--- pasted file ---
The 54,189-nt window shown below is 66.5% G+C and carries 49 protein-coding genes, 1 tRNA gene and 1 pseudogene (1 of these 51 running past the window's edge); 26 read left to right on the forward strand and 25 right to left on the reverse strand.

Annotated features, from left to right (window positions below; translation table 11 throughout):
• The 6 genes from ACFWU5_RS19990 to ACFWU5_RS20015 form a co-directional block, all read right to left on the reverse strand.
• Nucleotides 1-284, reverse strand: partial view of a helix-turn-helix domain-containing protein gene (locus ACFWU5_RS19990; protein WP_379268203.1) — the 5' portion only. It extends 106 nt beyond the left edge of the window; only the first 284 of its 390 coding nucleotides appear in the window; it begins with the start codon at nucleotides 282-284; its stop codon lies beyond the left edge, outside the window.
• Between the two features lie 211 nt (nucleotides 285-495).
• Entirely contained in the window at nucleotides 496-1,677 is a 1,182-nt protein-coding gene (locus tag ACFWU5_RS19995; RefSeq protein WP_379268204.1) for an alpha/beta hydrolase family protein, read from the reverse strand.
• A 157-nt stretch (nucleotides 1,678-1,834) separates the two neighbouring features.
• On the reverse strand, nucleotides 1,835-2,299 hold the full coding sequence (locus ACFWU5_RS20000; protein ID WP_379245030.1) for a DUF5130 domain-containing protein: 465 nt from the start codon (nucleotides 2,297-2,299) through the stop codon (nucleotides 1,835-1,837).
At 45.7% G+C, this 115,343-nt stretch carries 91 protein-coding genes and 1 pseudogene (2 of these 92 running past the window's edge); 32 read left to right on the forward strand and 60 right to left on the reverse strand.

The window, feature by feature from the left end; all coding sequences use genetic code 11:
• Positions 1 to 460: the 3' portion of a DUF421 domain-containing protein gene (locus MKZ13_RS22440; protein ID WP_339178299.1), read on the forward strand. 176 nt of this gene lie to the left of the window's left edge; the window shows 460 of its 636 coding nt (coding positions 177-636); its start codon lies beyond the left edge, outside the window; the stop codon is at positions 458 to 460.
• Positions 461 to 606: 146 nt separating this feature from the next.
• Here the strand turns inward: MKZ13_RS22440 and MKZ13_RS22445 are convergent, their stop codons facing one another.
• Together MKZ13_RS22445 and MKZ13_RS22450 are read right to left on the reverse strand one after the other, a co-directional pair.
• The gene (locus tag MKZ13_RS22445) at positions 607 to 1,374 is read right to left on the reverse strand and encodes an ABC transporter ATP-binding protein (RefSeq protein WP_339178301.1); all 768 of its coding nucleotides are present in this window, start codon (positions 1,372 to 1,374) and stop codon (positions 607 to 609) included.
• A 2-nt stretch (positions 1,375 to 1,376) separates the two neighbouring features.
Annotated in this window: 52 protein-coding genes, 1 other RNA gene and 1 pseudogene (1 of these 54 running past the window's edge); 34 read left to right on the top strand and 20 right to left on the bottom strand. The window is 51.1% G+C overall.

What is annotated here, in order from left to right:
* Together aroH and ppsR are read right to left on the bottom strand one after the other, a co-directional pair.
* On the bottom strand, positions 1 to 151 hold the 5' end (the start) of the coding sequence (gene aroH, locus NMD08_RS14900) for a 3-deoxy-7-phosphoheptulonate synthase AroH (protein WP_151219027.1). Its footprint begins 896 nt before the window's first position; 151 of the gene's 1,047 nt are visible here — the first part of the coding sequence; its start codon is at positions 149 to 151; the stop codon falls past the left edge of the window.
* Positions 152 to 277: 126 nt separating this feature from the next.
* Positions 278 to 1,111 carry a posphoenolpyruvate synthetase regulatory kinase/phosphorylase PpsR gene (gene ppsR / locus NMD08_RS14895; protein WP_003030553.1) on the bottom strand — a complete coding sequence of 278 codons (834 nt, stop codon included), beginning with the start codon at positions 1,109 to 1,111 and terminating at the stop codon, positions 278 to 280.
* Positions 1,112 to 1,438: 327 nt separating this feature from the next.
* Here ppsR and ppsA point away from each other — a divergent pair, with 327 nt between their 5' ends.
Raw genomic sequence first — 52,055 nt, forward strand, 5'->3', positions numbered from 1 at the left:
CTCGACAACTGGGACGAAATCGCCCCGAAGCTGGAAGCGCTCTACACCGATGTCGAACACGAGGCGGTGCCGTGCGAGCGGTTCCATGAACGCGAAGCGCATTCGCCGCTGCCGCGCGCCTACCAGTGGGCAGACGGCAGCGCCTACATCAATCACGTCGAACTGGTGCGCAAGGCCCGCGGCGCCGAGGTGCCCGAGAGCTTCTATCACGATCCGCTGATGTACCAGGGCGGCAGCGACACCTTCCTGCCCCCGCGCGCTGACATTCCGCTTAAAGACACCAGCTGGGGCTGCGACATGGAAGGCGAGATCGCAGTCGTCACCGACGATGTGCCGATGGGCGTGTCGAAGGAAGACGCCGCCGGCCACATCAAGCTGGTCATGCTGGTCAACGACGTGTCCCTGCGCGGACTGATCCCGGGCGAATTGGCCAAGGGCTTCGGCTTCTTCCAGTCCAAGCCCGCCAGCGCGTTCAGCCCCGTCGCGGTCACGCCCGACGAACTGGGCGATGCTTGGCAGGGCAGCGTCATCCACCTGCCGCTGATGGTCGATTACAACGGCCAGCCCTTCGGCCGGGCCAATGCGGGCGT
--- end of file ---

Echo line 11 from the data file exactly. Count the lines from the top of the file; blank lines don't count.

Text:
• Positions 1 to 460: the 3' portion of a DUF421 domain-containing protein gene (locus MKZ13_RS22440; protein ID WP_339178299.1), read on the forward strand. 176 nt of this gene lie to the left of the window's left edge; the window shows 460 of its 636 coding nt (coding positions 177-636); its start codon lies beyond the left edge, outside the window; the stop codon is at positions 458 to 460.